With the desire of an orange county smile, veneers are often placed to cover tooth discoloration, improve smiles and brighten teeth color. They are an excellent way to conservatively mask any undesired defects that individuals may have as a result of being on certain medications, or due to injury or some other traumatic event.
Placing veneers may take several appointments, it will require proper diagnosis, planning the treatment and deciding how the veneer will be placed.
What happens at the first/second appointment?
The teeth are prepared for the placement of the veneer. A small amount of the natural tooth is removed, so that the veneer can be added on top of the natural tooth. If the veneers are made of ceramic, a temporary veneer will be placed and the impression will be sent to the laboratory. At the second appointment, the permanent veneer will be placed. At this appointment, it will be crucial to check the color, shape and feel before cementation.
Veneers are simple to maintain just like natural teeth. Just like natural teeth, avoid grinding your teeth or chewing things extremely hard, such as ice or hard candy. Initially, you will go through a period of getting used to the new teeth, however after about one-two weeks the veneer will feel comfortable.
Why Teeth Whitening? Examining Enamel
Most of us start out with sparkling white teeth, thanks to their porcelain-like enamel surface. Composed of microscopic crystalline rods, tooth enamel is designed to protect the teeth from the effects of chewing, gnashing, trauma and acid attacks caused by sugar. But over the years enamel is worn down, becoming more transparent and permitting the yellow color of dentin – the tooth’s core material – to show through.
During routine chewing, dentin remains intact while millions of micro-cracks occur in the enamel. It is these cracks, as well as the spaces between the crystalline enamel rods, that gradually fill up with stains and debris. As a result, the teeth eventually develop a dull, lackluster appearance.
Teeth whitening removes the stains and debris, leaving the enamel cracks open and exposed. Some of the cracks are quickly re-mineralized by saliva, while others are filled up again with organic debris.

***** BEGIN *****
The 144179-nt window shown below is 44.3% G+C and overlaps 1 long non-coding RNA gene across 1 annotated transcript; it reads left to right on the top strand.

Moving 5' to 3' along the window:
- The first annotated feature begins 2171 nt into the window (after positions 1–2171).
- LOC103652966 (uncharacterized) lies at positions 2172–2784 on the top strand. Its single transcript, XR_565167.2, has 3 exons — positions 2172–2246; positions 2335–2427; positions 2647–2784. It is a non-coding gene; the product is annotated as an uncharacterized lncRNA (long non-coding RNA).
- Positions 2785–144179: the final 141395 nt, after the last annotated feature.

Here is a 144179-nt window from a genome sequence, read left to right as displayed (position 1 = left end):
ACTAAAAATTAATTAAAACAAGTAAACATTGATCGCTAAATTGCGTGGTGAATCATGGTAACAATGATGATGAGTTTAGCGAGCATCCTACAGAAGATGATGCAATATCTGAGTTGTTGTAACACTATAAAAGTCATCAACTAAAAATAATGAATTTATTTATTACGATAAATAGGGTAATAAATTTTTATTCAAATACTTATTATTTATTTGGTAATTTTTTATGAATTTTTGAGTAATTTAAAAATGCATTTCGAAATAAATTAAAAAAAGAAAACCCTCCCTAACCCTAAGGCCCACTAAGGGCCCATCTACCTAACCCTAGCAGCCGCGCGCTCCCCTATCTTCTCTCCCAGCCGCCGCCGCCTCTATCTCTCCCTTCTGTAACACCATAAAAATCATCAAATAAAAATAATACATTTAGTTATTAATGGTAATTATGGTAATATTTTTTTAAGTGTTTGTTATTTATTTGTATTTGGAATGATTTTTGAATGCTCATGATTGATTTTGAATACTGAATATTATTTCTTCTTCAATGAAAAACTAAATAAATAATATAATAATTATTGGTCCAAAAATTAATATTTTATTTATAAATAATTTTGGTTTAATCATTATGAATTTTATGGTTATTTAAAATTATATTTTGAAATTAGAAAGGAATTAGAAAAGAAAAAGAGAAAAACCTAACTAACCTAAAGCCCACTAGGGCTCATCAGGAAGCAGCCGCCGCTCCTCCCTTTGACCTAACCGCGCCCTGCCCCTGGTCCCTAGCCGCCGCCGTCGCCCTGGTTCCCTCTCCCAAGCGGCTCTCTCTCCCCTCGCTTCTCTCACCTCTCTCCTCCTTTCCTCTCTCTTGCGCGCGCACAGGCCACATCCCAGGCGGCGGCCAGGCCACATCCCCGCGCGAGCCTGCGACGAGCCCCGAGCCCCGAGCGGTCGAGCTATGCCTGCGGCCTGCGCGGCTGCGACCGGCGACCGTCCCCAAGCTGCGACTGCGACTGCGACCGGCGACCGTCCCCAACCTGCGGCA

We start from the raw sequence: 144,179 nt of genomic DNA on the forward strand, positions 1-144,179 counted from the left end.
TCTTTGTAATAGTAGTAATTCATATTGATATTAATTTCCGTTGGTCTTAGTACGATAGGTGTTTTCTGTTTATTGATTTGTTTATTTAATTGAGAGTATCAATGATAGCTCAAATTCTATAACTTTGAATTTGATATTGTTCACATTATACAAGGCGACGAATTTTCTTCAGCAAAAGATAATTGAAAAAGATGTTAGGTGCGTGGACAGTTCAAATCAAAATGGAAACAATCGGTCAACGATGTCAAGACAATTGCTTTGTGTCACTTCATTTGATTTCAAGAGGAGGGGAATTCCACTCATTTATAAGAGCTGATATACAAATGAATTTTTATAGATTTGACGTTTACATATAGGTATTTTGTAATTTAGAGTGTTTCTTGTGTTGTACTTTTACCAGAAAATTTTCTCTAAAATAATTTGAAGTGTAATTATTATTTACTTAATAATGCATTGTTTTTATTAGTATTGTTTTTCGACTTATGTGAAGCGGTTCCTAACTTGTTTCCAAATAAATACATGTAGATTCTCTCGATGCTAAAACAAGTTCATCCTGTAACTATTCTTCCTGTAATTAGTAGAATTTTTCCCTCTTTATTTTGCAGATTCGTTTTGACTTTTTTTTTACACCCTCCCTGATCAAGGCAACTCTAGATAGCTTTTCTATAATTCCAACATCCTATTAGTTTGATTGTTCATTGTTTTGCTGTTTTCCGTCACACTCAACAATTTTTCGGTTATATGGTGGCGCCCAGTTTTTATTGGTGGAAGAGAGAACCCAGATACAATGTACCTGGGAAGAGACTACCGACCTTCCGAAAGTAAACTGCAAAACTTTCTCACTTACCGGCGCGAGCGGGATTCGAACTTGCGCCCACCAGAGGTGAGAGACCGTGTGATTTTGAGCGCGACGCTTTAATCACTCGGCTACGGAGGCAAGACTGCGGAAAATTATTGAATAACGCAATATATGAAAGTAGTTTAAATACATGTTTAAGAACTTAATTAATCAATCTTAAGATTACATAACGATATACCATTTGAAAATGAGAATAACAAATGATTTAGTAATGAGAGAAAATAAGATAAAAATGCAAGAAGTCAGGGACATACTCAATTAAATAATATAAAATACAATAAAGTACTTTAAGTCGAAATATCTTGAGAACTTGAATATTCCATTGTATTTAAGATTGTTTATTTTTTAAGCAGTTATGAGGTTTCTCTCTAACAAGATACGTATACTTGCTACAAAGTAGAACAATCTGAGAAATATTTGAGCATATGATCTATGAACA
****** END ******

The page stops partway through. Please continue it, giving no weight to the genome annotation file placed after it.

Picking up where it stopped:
Tooth Discoloration: The Two Types of Tooth Stains
There are two categories of staining as it relates to the teeth: extrinsic staining and intrinsic staining.
Extrinsic stains are those that appear on the surface of the teeth as a result of exposure to dark-colored beverages, foods and tobacco, and routine wear and tear. Superficial extrinsic stains are minor and can be removed with brushing and prophylactic dental cleaning. Stubborn extrinsic stains can be removed with more involved efforts, like teeth bleaching. Persistent extrinsic stains can penetrate into the dentin and become ingrained if they are not dealt with early.
Intrinsic stains are those that form on the interior of teeth. Intrinsic stains result from trauma, aging, exposure to minerals (like tetracycline) during tooth formation and/or excessive ingestion of fluoride. In the past, it was thought that intrinsic stains were too resistant to be corrected by bleaching. Today, cosmetic dentistry experts believe that even deep-set intrinsic stains can be removed with supervised take-home teeth whitening that is maintained over a matter of months or even a year.
What Causes Tooth Staining?
- Age:Over the years, teeth darken as a result of wear and tear and stain accumulation.
- Starting Color:We are all equipped with an inborn tooth color that ranges from yellow-brownish to greenish-grey, and intensifies over time.
- Translucency and Thinness:These are also genetic traits that become more pronounced with age.
- Eating Habits:Acidic foods such as citrus fruits and vinegar contribute to enamel erosion. As a result, the surface becomes more transparent and more of the yellow-colored dentin shows through.Nicotine leaves brownish deposits which slowly soak into the tooth structure and cause intrinsic discoloration.
- Drugs & Chemicals:Tetracycline usage during tooth formation produces dark grey or brown ribbon stains which are very difficult to remove.
- Smoking:Nicotine leaves brownish deposits which slowly soak into the tooth structure and cause intrinsic discoloration.
- Grinding:Most frequently caused by stress, teeth grinding (gnashing, bruxing, etc.) can add to micro-cracking in the teeth and can cause the biting edges to darken.
- Trauma:Falls and other injuries can produce sizable cracks in the teeth, which collect large amounts of stains and debris.